A Spark for Change: Love is Louder

By: Erin Parker Last Updated: January 28, 2014

sparkforchange rotator2-newWriter’s block has been waging a vicious war on me as of late. I don’t want to write anything just for the sake of writing, but, per usual, the students of LPHS gave me the inspiration I needed to snap out of it. Kid President said it best when he said, “Even if hate has a bull horn, love is louder.”

This story doesn’t start well. Hate was in full force dressed up as an anonymous Twitter page set up for students to secretly post defaming, embarrassing, and character ruining messages about fellow classmates. I watched in complete disbelief as students were ripped apart tweet by tweet. I could not fathom the reason others would want to hurt another person for a laugh. Students were clearly upset. No one was safe, and I felt my heart sinking. It was then that my faith in humanity was restored, and I have never been more proud to teach at LaPorte High School.

As a fellow teacher and I were trying to figure out who was behind it and how we were going to stop it, I saw new Twitter pages pop up, and for the next two hours I had tears in my eyes. At least three groups of students started pages where all they did was post compliments about other students, and the response was remarkable. Hundreds of students joined, and compliments were spreading like wildfire. Students who had been ripped apart were being picked up, dusted off, and told why they were loved and appreciated. Every minute, 5-10 new compliments were out, and together, the students of LPHS stood up to hate. They saw something wrong, and they did not just sit back. They banded together and refused to let that define our school. If only we could all be so brave. Our students were, and I have never been more proud.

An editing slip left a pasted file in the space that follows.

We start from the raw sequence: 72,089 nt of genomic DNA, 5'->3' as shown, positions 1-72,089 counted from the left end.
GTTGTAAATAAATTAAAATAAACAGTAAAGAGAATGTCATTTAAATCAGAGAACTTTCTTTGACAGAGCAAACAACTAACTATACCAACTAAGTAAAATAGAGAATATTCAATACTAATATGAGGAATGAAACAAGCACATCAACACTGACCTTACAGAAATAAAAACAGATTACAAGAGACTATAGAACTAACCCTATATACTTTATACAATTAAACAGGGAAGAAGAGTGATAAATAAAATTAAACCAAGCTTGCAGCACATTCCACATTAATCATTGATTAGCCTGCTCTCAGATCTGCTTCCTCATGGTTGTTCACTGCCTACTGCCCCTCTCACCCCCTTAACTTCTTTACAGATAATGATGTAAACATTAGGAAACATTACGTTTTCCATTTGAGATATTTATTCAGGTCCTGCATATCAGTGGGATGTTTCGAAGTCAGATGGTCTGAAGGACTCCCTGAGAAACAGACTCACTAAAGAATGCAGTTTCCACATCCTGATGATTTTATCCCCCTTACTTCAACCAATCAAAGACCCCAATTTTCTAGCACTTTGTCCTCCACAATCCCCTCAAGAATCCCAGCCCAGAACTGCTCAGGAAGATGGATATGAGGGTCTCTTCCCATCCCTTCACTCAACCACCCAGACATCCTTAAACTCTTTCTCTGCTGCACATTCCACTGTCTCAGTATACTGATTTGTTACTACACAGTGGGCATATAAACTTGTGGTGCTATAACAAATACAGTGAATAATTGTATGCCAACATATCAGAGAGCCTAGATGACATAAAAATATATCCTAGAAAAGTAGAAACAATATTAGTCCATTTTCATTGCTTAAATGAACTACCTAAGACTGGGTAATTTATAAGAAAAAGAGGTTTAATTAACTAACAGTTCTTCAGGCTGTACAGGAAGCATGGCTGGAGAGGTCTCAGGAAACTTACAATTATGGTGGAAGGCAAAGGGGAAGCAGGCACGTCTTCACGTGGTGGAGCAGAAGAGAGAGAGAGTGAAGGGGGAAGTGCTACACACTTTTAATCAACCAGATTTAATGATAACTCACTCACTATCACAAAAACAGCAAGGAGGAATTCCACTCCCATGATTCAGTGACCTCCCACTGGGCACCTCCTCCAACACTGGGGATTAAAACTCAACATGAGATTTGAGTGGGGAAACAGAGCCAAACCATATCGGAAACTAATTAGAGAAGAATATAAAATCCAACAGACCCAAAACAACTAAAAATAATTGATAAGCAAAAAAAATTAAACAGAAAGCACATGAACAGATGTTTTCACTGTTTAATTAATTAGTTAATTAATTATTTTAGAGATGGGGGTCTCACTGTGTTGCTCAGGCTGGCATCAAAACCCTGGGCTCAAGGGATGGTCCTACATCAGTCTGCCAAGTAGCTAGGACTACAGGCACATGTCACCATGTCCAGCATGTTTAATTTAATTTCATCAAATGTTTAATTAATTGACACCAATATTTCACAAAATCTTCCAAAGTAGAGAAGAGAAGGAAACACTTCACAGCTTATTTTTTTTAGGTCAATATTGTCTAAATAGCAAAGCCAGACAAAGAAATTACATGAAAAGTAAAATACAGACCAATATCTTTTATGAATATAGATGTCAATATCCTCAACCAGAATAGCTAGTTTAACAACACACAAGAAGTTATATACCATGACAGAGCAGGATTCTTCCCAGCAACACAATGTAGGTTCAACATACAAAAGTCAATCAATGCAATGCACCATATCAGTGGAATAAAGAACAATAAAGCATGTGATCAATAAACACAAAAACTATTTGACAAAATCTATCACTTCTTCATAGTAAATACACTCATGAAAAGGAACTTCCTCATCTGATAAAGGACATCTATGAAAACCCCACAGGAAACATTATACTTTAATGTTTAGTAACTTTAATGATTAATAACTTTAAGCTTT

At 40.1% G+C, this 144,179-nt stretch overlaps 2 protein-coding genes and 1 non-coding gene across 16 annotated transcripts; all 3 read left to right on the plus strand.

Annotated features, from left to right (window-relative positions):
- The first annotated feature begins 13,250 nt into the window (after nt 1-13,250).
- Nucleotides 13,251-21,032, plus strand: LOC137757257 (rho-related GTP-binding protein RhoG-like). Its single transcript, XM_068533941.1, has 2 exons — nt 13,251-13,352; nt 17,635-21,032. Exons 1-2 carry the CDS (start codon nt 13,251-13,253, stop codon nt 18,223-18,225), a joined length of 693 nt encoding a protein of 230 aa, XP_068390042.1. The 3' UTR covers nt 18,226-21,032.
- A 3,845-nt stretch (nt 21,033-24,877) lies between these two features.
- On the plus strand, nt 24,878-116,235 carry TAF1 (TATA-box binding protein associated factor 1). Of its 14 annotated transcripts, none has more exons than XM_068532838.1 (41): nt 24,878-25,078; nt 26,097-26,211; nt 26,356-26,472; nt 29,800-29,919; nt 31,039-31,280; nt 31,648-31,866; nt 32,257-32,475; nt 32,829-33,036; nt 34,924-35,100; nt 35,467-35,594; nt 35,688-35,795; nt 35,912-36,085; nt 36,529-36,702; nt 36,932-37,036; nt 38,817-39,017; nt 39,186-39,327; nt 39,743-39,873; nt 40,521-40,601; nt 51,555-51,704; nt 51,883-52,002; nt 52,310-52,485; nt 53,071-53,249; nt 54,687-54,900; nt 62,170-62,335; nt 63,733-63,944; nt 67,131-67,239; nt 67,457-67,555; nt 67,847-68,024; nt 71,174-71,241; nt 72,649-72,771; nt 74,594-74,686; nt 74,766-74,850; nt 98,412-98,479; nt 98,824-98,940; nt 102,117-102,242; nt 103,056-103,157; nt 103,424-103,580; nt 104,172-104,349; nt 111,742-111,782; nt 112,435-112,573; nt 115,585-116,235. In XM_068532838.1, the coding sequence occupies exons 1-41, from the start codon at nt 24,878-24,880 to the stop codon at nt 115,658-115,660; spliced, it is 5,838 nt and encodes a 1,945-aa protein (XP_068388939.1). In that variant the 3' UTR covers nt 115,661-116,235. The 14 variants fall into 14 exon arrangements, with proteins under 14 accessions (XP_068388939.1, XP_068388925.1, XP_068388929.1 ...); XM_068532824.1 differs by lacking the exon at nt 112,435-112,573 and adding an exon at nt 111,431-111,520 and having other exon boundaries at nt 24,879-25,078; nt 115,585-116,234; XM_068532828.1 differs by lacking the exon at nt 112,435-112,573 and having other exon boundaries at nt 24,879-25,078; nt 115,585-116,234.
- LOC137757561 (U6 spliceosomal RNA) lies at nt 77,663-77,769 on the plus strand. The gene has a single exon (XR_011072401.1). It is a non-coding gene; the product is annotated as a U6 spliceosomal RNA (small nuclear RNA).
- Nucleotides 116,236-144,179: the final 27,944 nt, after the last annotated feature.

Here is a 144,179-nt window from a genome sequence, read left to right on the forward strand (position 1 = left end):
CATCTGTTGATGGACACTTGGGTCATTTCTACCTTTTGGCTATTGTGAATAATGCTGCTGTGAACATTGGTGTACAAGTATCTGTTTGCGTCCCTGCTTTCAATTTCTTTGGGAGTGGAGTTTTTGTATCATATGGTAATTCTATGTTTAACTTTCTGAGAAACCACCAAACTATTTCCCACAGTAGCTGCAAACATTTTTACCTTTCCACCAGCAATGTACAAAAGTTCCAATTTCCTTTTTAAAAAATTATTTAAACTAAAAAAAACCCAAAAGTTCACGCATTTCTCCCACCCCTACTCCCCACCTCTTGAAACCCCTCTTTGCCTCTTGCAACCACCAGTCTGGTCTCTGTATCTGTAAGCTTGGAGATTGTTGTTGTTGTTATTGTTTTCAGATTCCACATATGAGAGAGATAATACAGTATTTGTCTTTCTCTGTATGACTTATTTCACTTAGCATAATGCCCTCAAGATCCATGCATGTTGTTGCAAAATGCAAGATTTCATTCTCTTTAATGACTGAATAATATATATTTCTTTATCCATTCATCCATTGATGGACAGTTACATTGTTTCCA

twipitAs a teacher, I clearly want my students to be able to organize and write coherent papers, to be able to use their comma in the correct place, and to be able to find the deeper meaning in the stories we read, but I am more concerned that they learn to be good people. I am concerned that they have compassion for their fellow classmates, are empathetic when others are hurting, and will stand up together when something is wrong. They passed that test with flying colors. I will remember that moment forever because I think all of those teenagers saw the power and desperate need of kindness.

I have complete faith in the next generation. There will always be a few who don’t hold up their end, but that has always happened. When you witness hundreds of kids band together for good, it makes it easy to be confident. Too many people judge LPHS on what they hear from others not directly involved with the school. If you want to know the real truth of what kind of school we have, remember this article. I know I always will. The kids walking the halls inspire me every single day to be better than I was yesterday.

Thank you, students, for showing us all what it means to be brave, compassionate, and proactive.

Go be KIND and have Slicer Pride,

EP